This chair has been a long time coming. Three years to be precise. We had the concept on our first ever product mood board back in the summer of 2016, but we knew it would take time to get it right.
We took the feel from a chair you find in and outside every Burmese home. We can learn a thing or two from the Burmese about relaxing; they're very good at it. You can always be sure there'll be a chair to sink into, and more often than not, it will look a bit like this. Sturdy teak frames, comfy cane back and seat, smooth arms at just the right height and length to fit inside your fingers.
It's so good, we didn't want to mess with it too much. We made the dimensions slightly larger as the traditional chairs are quite mini. We made the cane panels easy to whip out and repair in a few decades time, so it can keep going forever. We gave it a hinged back to make them easy to transport and store. Other than that, it's just like the classic.
It is made from reclaimed teak salvaged from Yangon. Beautiful old wooden buildings get pulled down every day to be replaced by aluminium-clad horrors. We've given new life to these historical planks, lovingly filled the old nail holes and smoothed the cracks to create this elegant, tactile chair.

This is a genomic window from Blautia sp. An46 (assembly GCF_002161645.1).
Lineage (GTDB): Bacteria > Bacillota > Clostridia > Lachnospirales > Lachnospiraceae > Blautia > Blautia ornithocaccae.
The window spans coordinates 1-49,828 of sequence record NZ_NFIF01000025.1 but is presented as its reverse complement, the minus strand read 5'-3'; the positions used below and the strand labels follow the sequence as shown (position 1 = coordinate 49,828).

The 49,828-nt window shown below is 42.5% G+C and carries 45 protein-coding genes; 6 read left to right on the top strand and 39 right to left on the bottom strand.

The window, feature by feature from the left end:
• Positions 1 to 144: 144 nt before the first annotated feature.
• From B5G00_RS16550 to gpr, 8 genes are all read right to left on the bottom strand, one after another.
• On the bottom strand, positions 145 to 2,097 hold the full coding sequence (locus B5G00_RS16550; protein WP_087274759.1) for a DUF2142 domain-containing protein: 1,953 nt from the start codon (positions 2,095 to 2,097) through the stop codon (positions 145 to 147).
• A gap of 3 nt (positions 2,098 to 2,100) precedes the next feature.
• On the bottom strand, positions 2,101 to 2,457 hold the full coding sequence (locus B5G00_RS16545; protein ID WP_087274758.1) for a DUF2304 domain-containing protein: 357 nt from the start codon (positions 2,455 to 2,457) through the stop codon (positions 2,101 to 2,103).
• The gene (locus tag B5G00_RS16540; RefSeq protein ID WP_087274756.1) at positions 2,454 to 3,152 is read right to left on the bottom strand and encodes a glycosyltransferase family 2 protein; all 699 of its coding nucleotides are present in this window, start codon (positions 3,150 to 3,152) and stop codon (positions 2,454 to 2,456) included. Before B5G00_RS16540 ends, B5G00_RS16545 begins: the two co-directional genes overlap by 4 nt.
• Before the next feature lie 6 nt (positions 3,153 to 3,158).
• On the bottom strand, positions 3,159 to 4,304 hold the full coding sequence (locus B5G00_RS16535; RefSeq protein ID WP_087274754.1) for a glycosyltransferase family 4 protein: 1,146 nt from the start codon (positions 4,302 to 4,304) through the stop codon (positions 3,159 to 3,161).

It has been handcrafted by our friend Lin Tin here in Yangon. Lin Tin's family have been carpenters for years, and he has recently taken over from his father. He and his team have worked on this for over a year, and boy does it show. They don't cut corners. These chairs are thoughtfully and meticulously constructed, down to the last wooden dowel joint.
Why we love it
It's an old Yangon style, and an actual piece of old Yangon, repurposed by somebody from new Yangon, and designed to last into the decades to come. The perfect product.
It is beautiful as an individual occasional chair, and a pair is knockout.